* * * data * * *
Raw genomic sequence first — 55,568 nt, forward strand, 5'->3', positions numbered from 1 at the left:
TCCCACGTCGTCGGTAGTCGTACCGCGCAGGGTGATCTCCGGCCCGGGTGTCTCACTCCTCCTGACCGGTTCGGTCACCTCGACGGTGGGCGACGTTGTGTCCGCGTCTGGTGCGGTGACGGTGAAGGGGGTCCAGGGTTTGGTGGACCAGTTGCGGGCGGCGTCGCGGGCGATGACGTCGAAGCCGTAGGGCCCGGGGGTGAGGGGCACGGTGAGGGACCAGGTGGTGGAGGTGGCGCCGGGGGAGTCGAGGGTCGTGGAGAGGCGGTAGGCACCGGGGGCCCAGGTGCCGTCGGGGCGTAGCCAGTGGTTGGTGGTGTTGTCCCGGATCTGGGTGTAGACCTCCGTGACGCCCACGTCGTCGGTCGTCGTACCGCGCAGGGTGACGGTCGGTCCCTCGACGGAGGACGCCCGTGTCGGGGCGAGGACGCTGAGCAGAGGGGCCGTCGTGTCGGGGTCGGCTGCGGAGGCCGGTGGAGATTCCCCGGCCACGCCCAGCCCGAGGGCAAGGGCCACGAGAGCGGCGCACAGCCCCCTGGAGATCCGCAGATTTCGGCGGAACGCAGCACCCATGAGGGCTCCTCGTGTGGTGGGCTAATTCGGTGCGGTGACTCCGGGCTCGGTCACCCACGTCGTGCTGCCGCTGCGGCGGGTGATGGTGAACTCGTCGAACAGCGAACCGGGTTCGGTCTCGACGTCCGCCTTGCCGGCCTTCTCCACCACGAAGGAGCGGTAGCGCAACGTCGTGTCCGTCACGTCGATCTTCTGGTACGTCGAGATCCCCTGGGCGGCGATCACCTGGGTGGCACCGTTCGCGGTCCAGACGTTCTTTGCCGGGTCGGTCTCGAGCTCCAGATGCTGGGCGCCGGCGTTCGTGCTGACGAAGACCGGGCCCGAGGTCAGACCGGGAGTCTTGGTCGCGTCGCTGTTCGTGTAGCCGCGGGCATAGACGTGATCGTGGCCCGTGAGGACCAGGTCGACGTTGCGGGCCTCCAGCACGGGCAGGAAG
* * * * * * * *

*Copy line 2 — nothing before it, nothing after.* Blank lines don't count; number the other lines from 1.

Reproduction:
TCCCACGTCGTCGGTAGTCGTACCGCGCAGGGTGATCTCCGGCCCGGGTGTCTCACTCCTCCTGACCGGTTCGGTCACCTCGACGGTGGGCGACGTTGTGTCCGCGTCTGGTGCGGTGACGGTGAAGGGGGTCCAGGGTTTGGTGGACCAGTTGCGGGCGGCGTCGCGGGCGATGACGTCGAAGCCGTAGGGCCCGGGGGTGAGGGGCACGGTGAGGGACCAGGTGGTGGAGGTGGCGCCGGGGGAGTCGAGGGTCGTGGAGAGGCGGTAGGCACCGGGGGCCCAGGTGCCGTCGGGGCGTAGCCAGTGGTTGGTGGTGTTGTCCCGGATCTGGGTGTAGACCTCCGTGACGCCCACGTCGTCGGTCGTCGTACCGCGCAGGGTGACGGTCGGTCCCTCGACGGAGGACGCCCGTGTCGGGGCGAGGACGCTGAGCAGAGGGGCCGTCGTGTCGGGGTCGGCTGCGGAGGCCGGTGGAGATTCCCCGGCCACGCCCAGCCCGAGGGCAAGGGCCACGAGAGCGGCGCACAGCCCCCTGGAGATCCGCAGATTTCGGCGGAACGCAGCACCCATGAGGGCTCCTCGTGTGGTGGGCTAATTCGGTGCGGTGACTCCGGGCTCGGTCACCCACGTCGTGCTGCCGCTGCGGCGGGTGATGGTGAACTCGTCGAACAGCGAACCGGGTTCGGTCTCGACGTCCGCCTTGCCGGCCTTCTCCACCACGAAGGAGCGGTAGCGCAACGTCGTGTCCGTCACGTCGATCTTCTGGTACGTCGAGATCCCCTGGGCGGCGATCACCTGGGTGGCACCGTTCGCGGTCCAGACGTTCTTTGCCGGGTCGGTCTCGAGCTCCAGATGCTGGGCGCCGGCGTTCGTGCTGACGAAGACCGGGCCCGAGGTCAGACCGGGAGTCTTGGTCGCGTCGCTGTTCGTGTAGCCGCGGGCATAGACGTGATCGTGGCCCGTGAGGACCAGGTCGACGTTGCGGGCCTCCAGCACGGGCAGGAAG